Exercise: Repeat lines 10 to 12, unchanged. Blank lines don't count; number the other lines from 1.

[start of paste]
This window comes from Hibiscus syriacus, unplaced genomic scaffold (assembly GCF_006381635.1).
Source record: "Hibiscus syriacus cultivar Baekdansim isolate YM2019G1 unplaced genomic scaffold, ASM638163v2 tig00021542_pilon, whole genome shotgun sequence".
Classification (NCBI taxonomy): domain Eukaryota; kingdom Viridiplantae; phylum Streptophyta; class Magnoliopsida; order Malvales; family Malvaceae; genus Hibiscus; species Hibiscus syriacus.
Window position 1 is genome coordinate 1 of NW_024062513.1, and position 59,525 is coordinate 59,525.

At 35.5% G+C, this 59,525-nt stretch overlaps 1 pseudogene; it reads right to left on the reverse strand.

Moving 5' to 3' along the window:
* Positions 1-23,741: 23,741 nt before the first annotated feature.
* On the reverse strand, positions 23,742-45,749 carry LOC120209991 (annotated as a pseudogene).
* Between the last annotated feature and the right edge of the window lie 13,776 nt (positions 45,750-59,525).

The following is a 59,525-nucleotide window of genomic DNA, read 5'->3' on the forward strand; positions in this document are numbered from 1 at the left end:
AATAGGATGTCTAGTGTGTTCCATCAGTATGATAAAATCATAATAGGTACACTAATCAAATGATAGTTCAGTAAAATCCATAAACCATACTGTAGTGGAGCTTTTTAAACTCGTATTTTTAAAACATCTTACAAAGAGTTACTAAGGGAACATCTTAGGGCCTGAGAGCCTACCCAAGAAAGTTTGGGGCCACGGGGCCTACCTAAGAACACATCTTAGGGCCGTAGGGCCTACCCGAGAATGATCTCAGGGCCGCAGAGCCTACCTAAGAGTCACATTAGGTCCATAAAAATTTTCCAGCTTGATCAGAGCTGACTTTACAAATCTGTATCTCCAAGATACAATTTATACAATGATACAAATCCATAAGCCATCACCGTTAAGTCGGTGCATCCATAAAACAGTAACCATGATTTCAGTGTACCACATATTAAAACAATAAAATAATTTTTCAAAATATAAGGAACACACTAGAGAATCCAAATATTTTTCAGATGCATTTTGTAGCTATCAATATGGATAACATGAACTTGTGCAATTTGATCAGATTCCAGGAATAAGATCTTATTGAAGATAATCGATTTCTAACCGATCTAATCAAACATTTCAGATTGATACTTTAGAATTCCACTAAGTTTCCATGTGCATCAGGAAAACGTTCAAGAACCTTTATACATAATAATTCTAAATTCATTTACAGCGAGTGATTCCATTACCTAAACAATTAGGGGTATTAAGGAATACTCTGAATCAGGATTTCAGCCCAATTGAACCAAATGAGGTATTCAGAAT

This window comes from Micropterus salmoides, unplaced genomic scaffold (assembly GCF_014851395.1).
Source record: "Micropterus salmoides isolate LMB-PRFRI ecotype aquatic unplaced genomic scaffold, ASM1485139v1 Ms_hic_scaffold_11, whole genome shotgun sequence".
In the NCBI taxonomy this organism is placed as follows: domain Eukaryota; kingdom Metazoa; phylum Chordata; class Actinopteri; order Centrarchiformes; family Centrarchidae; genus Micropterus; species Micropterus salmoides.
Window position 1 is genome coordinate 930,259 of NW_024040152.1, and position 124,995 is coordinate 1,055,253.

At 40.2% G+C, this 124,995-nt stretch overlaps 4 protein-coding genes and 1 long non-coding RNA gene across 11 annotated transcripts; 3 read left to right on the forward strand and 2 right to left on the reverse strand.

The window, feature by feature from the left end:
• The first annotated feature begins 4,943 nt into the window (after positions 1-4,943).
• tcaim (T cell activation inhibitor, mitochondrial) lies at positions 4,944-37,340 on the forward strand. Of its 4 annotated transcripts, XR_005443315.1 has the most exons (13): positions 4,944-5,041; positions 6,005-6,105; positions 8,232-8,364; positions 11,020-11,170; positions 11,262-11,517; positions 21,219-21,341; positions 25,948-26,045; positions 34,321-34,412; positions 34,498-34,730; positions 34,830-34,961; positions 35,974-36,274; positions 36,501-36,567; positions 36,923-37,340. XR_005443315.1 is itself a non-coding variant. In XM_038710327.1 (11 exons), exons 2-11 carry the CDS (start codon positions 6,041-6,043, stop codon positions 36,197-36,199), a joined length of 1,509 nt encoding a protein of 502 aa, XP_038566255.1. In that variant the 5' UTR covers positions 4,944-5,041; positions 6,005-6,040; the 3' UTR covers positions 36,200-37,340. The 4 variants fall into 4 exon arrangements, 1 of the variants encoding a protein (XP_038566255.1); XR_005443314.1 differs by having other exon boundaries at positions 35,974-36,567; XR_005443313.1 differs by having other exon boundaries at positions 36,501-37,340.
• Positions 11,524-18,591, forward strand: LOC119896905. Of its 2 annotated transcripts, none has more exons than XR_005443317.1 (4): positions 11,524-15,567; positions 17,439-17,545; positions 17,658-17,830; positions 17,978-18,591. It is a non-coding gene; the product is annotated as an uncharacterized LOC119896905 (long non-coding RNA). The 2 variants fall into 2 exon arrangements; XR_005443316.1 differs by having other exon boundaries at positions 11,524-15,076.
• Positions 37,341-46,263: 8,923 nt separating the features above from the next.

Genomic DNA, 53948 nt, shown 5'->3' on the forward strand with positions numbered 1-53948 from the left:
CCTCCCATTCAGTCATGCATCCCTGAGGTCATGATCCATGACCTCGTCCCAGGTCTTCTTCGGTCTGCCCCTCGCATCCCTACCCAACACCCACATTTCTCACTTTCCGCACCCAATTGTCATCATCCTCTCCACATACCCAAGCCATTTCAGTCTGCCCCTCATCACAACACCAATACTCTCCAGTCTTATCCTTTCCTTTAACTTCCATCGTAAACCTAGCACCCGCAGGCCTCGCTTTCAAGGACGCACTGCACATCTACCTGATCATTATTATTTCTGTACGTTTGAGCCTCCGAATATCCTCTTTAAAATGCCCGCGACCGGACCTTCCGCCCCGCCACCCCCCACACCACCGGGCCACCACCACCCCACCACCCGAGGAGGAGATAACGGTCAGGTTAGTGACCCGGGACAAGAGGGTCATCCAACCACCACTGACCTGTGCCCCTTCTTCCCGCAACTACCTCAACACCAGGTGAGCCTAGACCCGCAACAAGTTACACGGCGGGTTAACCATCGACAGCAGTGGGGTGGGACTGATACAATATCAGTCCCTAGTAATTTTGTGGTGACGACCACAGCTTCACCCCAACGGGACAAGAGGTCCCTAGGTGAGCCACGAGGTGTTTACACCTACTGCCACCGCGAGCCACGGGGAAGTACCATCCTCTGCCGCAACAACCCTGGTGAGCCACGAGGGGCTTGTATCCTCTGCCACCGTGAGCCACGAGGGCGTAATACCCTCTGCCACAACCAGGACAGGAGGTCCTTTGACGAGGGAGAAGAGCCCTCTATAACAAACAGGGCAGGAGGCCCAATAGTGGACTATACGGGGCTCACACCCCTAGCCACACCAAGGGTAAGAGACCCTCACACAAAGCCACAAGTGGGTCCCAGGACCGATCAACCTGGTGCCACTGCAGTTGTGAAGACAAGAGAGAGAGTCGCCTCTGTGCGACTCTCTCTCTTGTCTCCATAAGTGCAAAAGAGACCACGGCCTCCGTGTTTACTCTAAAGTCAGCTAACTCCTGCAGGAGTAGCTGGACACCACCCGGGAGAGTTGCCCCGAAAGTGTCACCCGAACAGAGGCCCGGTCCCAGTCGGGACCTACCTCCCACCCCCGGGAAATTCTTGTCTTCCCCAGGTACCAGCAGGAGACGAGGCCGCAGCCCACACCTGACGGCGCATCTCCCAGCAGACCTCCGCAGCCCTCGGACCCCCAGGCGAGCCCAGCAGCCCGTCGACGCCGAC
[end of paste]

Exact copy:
The following is a 59,525-nucleotide window of genomic DNA, read 5'->3' on the forward strand; positions in this document are numbered from 1 at the left end:
AATAGGATGTCTAGTGTGTTCCATCAGTATGATAAAATCATAATAGGTACACTAATCAAATGATAGTTCAGTAAAATCCATAAACCATACTGTAGTGGAGCTTTTTAAACTCGTATTTTTAAAACATCTTACAAAGAGTTACTAAGGGAACATCTTAGGGCCTGAGAGCCTACCCAAGAAAGTTTGGGGCCACGGGGCCTACCTAAGAACACATCTTAGGGCCGTAGGGCCTACCCGAGAATGATCTCAGGGCCGCAGAGCCTACCTAAGAGTCACATTAGGTCCATAAAAATTTTCCAGCTTGATCAGAGCTGACTTTACAAATCTGTATCTCCAAGATACAATTTATACAATGATACAAATCCATAAGCCATCACCGTTAAGTCGGTGCATCCATAAAACAGTAACCATGATTTCAGTGTACCACATATTAAAACAATAAAATAATTTTTCAAAATATAAGGAACACACTAGAGAATCCAAATATTTTTCAGATGCATTTTGTAGCTATCAATATGGATAACATGAACTTGTGCAATTTGATCAGATTCCAGGAATAAGATCTTATTGAAGATAATCGATTTCTAACCGATCTAATCAAACATTTCAGATTGATACTTTAGAATTCCACTAAGTTTCCATGTGCATCAGGAAAACGTTCAAGAACCTTTATACATAATAATTCTAAATTCATTTACAGCGAGTGATTCCATTACCTAAACAATTAGGGGTATTAAGGAATACTCTGAATCAGGATTTCAGCCCAATTGAACCAAATGAGGTATTCAGAAT

This window comes from Micropterus salmoides, unplaced genomic scaffold (assembly GCF_014851395.1).